Directed by Josh Becker
Produced by Jeff Franklin & Bob Perkis
Written by Josh Becker
Director of Photograpy David Worth
Music by Joe Loduca
Cast: Bruce Campbell, Renee O'Connoer, Peter Jason & Remington Franklin

2005/88 mins/Color/Dolby Digital 5.1
1.77:1 Anamorphic/English/USA/NTSC Region 1

Review from the Anchor Bay Entertainment DVD

I've noticed an odd phenomenon in our society where a product can be very successful and yet, still be looked upon as inferior, and at times, met with scorn. For example, when a deal or special at McDonald's is mentioned online, there is usually an immediate deluge of comments mentioning how gross their food is and how those commenting would never eat there, but McDonald's sells thousands of burgers everyday. The same seems to be true with SciFi Pictures Original films which air on the SciFi channel. The mere mention of these films will elicit groans from many individuals. However, the movies are clearly successful for the cable network, as they continue to crank them out. The Bruce Campbell vehicle ALIEN APOCALYPSE is touted as "The Highest Rated SciFi Pictures Original of All-Time!" Apparently, every other network was off the air that night.

ALIEN APOCALYPSE is set in the future where a group of astronauts, including Dr. Ivan Hood (Bruce Campbell) and Kelly (Renee O'Connor), return to Earth after a 40-year deep space probe mission, only to find that their home planet has been ravaged by an alien invasion. Hood and Kelly are captured by a group of human bounty hunters and taken to a slave camp which is overseen by the aliens. The large bug-sized aliens crave wood, so the slaves cut and move wood all day long. Outraged by this treatment, Hood attempts to rally the slaves to revolt. But, as most of them were raised under the tyranny of the alien rule, the captives have little urge to fight back. So, it's up to Hood to find a way to injure the aliens and lead an uprising against the oppressors.

It's really hard to put into words just how bad ALIEN APOCALYPSE is...but I'll try. SciFi Pictures films aren't exactly known as high-budget affairs, but this one looks especially cheap. The characters move around what appears to be the same patch of woods for the entire film. The "slave camp" is a working sawmill and Hood and Kelly move the same piece of lumber back and forth. The aliens have an interesting insect design, but the CGI effects aren't very impressive. The digital bugs stand out from the background and there is no difference in look amongst the various aliens. However, these CG bugs look absolutely top-notch compared to the awful wigs and fake bears worn by the actors. In scenes where Campbell's character is seen walking at a distance, it's clear that a stand in is being used, as the person's hair is much darker than Campbell's and the side-burns are much larger. In short, nothing in the film looks polished.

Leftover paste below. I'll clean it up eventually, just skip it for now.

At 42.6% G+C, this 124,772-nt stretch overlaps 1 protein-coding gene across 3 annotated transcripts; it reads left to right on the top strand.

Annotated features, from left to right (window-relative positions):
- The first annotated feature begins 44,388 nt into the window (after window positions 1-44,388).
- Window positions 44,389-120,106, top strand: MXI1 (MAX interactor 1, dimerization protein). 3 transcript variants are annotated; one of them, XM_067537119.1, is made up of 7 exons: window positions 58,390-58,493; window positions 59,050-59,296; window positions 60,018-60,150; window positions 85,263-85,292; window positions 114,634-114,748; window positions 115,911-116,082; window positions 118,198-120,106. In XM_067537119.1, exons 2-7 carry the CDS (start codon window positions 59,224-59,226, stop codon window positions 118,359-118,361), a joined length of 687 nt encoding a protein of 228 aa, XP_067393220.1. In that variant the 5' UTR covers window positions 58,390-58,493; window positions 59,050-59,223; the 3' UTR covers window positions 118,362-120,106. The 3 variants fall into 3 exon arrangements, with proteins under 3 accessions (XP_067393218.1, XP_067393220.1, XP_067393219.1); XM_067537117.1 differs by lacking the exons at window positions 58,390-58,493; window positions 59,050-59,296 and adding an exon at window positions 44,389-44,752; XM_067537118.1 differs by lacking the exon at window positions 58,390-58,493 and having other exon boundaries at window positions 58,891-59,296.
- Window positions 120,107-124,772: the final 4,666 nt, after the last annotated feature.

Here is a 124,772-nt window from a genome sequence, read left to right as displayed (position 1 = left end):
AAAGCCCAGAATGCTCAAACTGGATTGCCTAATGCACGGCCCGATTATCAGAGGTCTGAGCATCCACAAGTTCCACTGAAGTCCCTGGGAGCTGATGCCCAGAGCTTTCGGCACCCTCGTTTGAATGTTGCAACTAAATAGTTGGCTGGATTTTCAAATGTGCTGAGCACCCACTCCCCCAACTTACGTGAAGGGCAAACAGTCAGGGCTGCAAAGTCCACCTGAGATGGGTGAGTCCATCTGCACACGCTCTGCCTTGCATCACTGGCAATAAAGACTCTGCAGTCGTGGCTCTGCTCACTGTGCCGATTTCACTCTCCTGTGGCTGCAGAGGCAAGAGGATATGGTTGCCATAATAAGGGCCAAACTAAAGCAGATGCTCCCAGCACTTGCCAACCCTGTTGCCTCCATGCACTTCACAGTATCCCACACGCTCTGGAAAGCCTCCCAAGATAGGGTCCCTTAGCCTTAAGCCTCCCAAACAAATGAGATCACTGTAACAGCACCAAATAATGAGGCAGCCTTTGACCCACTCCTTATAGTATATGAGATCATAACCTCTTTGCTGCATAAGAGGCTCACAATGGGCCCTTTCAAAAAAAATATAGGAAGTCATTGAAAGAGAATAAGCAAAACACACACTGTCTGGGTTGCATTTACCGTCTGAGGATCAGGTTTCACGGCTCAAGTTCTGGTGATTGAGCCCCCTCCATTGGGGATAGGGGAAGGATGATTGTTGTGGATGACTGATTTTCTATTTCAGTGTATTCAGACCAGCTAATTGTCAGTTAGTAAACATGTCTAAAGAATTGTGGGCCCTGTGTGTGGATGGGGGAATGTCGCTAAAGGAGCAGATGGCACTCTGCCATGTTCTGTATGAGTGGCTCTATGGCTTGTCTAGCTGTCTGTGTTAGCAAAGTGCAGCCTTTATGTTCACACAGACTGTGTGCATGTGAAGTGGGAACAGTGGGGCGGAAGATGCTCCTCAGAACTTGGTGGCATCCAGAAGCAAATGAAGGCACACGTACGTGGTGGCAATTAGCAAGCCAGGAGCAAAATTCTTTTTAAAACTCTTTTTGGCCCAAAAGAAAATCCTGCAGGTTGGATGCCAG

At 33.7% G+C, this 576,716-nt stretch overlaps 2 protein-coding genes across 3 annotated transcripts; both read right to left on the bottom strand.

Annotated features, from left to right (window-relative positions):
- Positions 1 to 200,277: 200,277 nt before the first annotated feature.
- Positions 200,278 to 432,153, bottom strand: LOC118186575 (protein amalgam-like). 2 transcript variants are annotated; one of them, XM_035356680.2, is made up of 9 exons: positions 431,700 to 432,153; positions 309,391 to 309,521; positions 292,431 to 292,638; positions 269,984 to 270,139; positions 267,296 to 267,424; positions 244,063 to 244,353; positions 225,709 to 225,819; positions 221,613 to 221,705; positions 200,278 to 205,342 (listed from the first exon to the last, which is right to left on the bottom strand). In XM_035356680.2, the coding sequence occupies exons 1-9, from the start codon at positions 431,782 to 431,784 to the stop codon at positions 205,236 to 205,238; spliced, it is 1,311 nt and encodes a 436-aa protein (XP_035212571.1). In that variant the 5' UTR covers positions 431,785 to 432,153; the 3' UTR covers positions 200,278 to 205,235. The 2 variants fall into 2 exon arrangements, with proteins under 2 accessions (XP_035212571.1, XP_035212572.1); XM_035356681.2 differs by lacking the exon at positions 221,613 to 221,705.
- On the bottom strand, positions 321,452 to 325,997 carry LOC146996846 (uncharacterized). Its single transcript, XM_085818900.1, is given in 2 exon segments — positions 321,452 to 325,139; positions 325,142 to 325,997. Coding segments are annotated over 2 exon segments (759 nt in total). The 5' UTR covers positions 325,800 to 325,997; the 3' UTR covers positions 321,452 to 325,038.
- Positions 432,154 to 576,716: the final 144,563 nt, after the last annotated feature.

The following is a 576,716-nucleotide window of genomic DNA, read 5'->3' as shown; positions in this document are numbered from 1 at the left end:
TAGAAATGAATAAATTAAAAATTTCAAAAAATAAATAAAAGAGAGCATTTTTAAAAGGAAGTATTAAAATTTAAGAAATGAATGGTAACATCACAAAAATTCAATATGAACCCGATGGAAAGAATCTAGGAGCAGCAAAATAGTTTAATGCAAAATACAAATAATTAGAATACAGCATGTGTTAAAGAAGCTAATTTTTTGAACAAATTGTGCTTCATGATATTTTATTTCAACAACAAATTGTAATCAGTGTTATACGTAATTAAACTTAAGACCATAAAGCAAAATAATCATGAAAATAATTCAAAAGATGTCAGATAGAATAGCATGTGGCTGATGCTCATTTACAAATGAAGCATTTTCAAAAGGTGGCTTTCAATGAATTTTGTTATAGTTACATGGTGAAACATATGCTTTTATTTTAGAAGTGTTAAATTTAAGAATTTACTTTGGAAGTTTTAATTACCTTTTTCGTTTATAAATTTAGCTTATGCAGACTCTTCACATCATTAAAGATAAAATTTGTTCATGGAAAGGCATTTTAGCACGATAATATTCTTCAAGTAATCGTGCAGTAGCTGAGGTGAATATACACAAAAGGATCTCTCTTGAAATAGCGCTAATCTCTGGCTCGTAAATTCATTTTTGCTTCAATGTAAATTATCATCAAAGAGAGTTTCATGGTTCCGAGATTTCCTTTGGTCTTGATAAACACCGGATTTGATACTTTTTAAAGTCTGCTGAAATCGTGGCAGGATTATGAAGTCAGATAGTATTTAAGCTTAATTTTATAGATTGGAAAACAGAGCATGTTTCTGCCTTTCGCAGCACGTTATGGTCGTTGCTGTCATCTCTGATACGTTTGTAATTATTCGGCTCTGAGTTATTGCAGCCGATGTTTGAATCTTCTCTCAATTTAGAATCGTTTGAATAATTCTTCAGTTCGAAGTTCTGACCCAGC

I get the feeling that many people don't expect much from these SciFi films, but ALIEN APOCALYPSE is an exception because of the participants involved. Writer/director Josh Becker is a long-time cohort of Sam Raimi's Renaissance Pictures gang, having worked on EVIL DEAD (among other films) and directed Raimi in THOU SHALT NOT KILL...EXCEPT. Becker was also responsible for the impressive black and white film RUNNING TIME. But ALIEN APOCALYPSE shows no glimpse of the notes of originality found in Becker's other films. (I'm especially fond of his LUNATICS: A LOVE STORY.) The movie is clearly a "homage" to PLANET OF THE APES, but it never moves beyond that and there is little story in the film. As for Bruce Campbell, yes, he's made a name for himself and a career from being the go-to "B-movie" actor. But, many of his films are fun if nothing else. There's little "fun" in ALIEN APOCALYPSE and much of the film is dreadfully boring. As is to be expected, Campbell hams it up and overacts like crazy, but it's annoying as opposed to endearing in this film. He does have some interesting lines, but for the most part, he appears to be Bruce Campbell trying to play "Bruce Campbell".

ALIEN APOCALYPSE yearns to be a science-fiction/action hybrid with a dash of sassy humor. The actual end result is a z-grade cheapie which does little to entertain the audience. Even those who've gotten used to and learned to enjoy Bruce Campbell's low-budget films will find ALIEN APOCALYPSE to be too bare-bones.

ALIEN APOCALYPSE invades DVD courtesy of Anchor Bay Entertainment. The film has been letterboxed 1.77:1 and the transfer is enhanced for 16 x 9 TVs. The transfer is pretty good, as the image is sharp and fairly clear. The bulk of the film takes place in a green, wooded area, and those colors look fine. The image does show some shimmering at times, mostly in the tree-tops and on any object with horizontal lines. The DVD carries a Dolby Digital 5.1 audio track. The track provides good sound effects, but, according to Josh Becker, "9/10" of the dialogue in the film was dubbed, so the audio quality of the dialogue fluctuates throughout the course of the movie. The surround sound effects are scant, but effective when they appear.

The ALIEN APOCALYPSE DVD contains a few extra features. The DVD features an audio commentary with Bruce Campbell and Josh Becker. As these two have known each other for years, this is a pleasant and jovial talk. They spend most of the track describing the working conditions in Bulgaria, where the film was shot, and describing how the experience differed from working in America. The DVD contains a 2-minute "Behind-the-Scenes" segment, which consists of on-set video and contains a few comments from Campbell. The extras are filled out with a "Storyboard Gallery" and a text "Bruce Campbell Bio".





This Film Features:

Review by Mike Long. All Right Reserved. 2005. ©